- (Skim) Institute of Global Health Innovation (IGHI), “Covid-19: Perceptions of Contact Tracing Global Report”, 2020.
- Arielle Pardes, “How Facebook and Other Sites Manipulate Your Privacy Choices”, 2020.
- Ivano Bongiovanni, Karen Renaud, and Noura Aleisa, “The privacy paradox: we claim we care about our data, so why don’t our actions match?”, 2020.
- Genia Kostka, “What do people in China think about ‘social credit’ monitoring?”, 2019.
- Alessandro Acquisti, Laura Brandimarte, and George Loewenstein, “Privacy and human behavior in the age of information”, 2015.
- (Skim) Laura Brandimarte and Alessandro Acquisti, “The Economics of Privacy”, 2012.
The assigned readings for this week discuss cultural and individual factors that impact our attitudes towards privacy and surveillance.
Please answer the following three questions using 150 words or less for each of your responses:
- What is the “privacy paradox” and what are some possible ways to mitigate its consequences?
- How do perceptions and attitudes towards surveillance vary across different countries?
- What are some examples of dark patterns that you have encountered and how did they affect your interactions with the app, service, website, etc.?
In writing your response, please refer to the assigned readings and your personal experiences. A complete response to each question is worth 1 point (out of 3 in total).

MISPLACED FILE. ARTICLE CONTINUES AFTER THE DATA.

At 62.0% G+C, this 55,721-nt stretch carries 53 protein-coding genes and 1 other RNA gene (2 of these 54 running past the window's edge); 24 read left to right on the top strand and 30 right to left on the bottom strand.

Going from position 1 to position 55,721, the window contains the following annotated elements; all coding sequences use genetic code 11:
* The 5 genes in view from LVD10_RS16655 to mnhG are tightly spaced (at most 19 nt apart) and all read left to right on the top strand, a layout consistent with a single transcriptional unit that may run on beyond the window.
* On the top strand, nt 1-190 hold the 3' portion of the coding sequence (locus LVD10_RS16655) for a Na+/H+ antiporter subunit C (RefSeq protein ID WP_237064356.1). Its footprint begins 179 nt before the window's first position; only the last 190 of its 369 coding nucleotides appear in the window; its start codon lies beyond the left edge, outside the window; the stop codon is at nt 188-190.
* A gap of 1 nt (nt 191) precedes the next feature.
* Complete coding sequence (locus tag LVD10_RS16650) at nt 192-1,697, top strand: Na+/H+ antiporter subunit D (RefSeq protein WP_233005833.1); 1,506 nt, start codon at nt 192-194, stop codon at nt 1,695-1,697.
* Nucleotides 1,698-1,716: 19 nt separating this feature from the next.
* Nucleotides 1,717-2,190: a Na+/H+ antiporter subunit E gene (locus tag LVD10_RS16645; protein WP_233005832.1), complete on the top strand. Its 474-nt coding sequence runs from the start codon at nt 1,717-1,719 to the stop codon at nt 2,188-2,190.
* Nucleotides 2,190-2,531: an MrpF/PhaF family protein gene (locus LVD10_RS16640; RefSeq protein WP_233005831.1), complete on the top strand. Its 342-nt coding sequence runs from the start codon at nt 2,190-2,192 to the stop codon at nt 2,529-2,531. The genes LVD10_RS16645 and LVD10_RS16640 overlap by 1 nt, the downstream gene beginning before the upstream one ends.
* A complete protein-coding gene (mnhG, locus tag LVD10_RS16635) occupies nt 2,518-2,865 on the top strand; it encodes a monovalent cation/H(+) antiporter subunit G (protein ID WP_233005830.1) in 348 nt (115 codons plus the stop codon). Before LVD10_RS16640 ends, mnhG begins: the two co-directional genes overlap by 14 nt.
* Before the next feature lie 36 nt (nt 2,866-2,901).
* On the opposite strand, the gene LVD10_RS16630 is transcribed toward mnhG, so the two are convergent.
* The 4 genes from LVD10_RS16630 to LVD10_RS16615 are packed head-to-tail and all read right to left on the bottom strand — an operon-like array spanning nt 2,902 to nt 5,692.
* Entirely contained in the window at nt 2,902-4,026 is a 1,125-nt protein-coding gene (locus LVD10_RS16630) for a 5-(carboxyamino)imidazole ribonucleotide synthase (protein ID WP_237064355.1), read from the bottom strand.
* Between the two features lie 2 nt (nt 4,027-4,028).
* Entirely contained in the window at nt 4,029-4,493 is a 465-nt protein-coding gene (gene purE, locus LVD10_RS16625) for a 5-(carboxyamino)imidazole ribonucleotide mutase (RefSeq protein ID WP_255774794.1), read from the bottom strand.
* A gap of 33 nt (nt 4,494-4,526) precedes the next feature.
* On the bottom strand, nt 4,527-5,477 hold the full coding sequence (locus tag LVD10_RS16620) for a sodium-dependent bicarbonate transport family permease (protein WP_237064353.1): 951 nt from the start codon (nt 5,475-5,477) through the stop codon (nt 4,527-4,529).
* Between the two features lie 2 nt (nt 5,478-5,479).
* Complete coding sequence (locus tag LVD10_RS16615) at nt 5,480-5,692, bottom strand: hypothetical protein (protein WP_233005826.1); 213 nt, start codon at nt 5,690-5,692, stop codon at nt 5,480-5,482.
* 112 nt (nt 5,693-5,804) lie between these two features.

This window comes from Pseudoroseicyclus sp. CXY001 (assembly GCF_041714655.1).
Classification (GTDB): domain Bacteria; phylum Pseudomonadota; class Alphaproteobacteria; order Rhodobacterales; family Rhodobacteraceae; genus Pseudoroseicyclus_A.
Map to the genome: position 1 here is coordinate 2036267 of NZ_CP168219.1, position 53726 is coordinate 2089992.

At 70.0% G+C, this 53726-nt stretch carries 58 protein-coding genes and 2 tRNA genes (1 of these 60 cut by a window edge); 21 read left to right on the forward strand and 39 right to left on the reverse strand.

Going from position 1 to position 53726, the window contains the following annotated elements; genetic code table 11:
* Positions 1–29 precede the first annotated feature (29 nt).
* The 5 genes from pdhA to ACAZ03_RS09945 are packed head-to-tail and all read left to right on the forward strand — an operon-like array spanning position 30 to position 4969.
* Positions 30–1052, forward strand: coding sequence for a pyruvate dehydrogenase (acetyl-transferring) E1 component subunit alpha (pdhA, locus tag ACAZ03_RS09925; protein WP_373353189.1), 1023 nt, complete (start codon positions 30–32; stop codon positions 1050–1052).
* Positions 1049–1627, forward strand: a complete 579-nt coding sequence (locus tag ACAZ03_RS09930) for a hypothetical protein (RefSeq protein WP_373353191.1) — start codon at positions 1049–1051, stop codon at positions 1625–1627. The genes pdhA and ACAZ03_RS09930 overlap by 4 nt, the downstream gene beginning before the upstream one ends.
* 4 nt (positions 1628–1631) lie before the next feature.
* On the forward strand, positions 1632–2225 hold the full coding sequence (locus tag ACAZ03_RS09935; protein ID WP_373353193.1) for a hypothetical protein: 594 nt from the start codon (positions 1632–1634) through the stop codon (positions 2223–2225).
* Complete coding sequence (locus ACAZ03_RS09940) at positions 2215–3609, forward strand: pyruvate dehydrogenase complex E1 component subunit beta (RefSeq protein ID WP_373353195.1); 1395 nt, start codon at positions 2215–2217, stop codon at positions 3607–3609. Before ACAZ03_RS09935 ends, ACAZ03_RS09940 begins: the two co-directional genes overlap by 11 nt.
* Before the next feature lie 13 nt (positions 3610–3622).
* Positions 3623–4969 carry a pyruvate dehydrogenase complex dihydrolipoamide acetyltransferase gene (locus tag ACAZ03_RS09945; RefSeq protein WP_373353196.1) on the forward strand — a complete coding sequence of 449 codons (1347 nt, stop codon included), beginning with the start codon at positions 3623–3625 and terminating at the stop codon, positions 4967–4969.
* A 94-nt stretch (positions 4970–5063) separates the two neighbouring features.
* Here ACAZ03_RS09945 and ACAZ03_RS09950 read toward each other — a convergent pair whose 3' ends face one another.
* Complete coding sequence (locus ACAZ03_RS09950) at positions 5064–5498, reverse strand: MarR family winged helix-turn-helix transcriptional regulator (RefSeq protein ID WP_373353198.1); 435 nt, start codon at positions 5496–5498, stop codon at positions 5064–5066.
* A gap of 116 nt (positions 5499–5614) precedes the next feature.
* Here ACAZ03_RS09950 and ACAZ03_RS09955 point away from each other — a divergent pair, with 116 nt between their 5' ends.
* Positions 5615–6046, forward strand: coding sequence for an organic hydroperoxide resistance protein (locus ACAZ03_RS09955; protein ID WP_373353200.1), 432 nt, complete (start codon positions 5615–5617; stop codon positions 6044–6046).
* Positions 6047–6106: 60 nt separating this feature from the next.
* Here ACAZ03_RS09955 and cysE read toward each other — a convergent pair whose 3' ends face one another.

- Consider the strategies that one might adopt to preserve their privacy: using a VPN, having long passwords, reading privacy policies, etc. Should it be our responsibility to take these actions to ensure our privacy is protected? If yes, then why? If not, then whose responsibility should it be?
- Imagine that you are employed at ShadyTech, LLC and they ask you to design a product that would maximize their profits through careful UI design. What dark patterns you might employ to achieve this? For each pattern, describe the dark pattern and its intended impact on user behavior.
- Recall the reading describing the attitudes of people in China towards ‘social credit’ monitoring. If a similar scoring system were proposed in the US, how might the attitude of the American public be different and how might it be similar? In responding to this question, feel free to draw parallels with existing scoring systems used in the US.